The most time-consuming part of the preparations may very well be the process of eliminating the pips from each individual piece of fruit. There can be up to 50 pips in each orange, Maureen said, but the beautiful part of a marmalade-making session is that absolutely nothing is wasted during the process. “These are all jewels, put them all aside,” Maureen instructed. “It’s like


fishing. It’s truly a labor of love.” Marmalade can be made from any combination of citrus fruit, including lemons, limes, grapefruits, bitter or sweet oranges, mandarins, kumquats, and bergamots. The end result is a sweet, tart, and slightly bitter combination of jellied citrus juice and tender peel. Maureen explained that Seville

oranges are her citrus fruit of choice for her Woodstock Hill Preserves brand, which she refers to as “the perfect, most classic marmalade.” Seville oranges have a distinct, bitter, or sour flavor and a high level of pectin, which is ideal for jams and jellies, and they’re treasured worldwide for their key role in traditional English bitter orange marmalade.

“The peel itself leaves a tingle on your tongue,” Maureen said. According to the National Center for Home Food Preservation, when peeling citrus fruits for use in marmalades, “be sure to include some of the white membrane found just under the skin,” as this is where most of the pectin is located. Pectin is a naturally occurring starch that gives jams and jellies their “set” CTFOODANDFARM.COM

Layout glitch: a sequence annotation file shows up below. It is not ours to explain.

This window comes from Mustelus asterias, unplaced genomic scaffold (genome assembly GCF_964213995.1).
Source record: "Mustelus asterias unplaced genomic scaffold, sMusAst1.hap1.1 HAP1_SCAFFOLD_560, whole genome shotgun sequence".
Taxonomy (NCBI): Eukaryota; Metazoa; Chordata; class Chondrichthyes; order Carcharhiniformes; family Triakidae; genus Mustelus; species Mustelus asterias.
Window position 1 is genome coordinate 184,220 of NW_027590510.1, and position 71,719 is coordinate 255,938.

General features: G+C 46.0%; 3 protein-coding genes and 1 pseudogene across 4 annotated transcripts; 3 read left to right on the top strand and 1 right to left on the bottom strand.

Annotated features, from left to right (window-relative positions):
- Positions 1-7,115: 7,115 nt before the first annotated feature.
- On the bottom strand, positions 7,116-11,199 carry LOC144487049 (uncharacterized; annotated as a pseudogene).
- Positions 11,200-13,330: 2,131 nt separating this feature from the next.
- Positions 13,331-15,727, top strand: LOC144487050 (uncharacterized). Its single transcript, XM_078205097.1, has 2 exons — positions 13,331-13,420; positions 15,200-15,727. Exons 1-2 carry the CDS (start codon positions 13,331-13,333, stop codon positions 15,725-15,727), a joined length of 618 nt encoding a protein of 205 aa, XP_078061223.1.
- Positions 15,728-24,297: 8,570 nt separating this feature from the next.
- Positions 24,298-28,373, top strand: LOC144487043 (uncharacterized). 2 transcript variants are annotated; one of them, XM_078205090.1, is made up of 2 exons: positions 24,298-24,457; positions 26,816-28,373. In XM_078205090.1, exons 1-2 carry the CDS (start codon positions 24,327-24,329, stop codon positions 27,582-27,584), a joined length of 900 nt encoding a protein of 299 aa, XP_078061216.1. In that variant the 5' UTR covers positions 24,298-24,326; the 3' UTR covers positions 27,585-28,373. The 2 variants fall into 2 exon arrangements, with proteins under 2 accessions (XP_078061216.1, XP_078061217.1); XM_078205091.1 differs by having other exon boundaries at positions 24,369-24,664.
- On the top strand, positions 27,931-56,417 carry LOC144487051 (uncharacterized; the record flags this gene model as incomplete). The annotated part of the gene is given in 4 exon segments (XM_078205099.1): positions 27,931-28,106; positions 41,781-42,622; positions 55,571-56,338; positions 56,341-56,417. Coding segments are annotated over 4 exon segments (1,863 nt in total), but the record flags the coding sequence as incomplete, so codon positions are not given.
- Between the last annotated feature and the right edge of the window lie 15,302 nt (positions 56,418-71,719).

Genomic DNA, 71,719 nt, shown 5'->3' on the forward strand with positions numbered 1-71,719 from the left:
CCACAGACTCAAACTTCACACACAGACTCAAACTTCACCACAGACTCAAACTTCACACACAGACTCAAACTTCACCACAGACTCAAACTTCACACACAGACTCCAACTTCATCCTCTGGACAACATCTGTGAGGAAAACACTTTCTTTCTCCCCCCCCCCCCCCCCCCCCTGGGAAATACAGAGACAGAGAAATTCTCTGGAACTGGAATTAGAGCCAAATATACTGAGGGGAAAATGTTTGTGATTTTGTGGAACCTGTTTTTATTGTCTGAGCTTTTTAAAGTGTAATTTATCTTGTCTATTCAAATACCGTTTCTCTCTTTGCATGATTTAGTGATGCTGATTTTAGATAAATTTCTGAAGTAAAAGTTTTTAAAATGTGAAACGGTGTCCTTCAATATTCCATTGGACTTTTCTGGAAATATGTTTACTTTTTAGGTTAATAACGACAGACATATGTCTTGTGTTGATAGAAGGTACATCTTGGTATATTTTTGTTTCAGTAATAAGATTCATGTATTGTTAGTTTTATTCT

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“Marmalade

CAN BE MADE FROM ANY COMBINATION

OF CITRUS FRUIT, INCLUDING LEMONS, LIMES, GRAPEFRUITS, BITTER OR

SWEET ORANGES, MANDARINS, KUMQUATS, AND BERGAMOTS.

when they cool, as helpfully explained in an article on thespruce.com. During a recent interview from her office, Maureen was eager to share her personal recipe and also divulged the name of her favorite orchard from which to purchase the coveted Seville oranges. The fruits have a narrow window of opportunity and are only available between November and March, according to Maureen. “If you time it well, you can get a nice supply. But once they’re gone, they’re gone,” she cautioned. “It’s getting very hard to find these particular oranges because there isn’t a lot of market for them.” The good news, Maureen explained, is that Seville oranges can be used year-round, as they “freeze beautifully without compromising quality.” The secret to freezing the fruits is to be sure they are dried completely after rinsing and to store them in an airtight container. This year, Maureen purchased her treasured stockpile of Seville oranges from the Orange Shop, an orchard in Citra, Florida, that prides itself on carrying “rare and unique citrus varieties,” according to its website. “This is a very unique orange. It’s quite extraordinary when you cook it,” Maureen noted. The oranges can be ordered online at floridaorangeshop.com and are sold in quantities of 12-15 individual fruit per tray. Prices for this season are $38.99 (1 tray), $54.99 (2 trays), $66.99 (3 trays), and $79.99 (4 trays). Another helpful tidbit of wisdom from the Orange Shop’s website: “The peel color starts out greenish

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in the beginning of the season and gradually turns pale yellow, but don’t fear; they’re just as good in November as in March for every cooking and baking recipe.” After the marmalade is prepared, it typically sets overnight and is shelf-stable for one year. The jars only require refrigeration after they are opened and must be stored in a cool, dry location.


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“...THE beautiful

IS THAT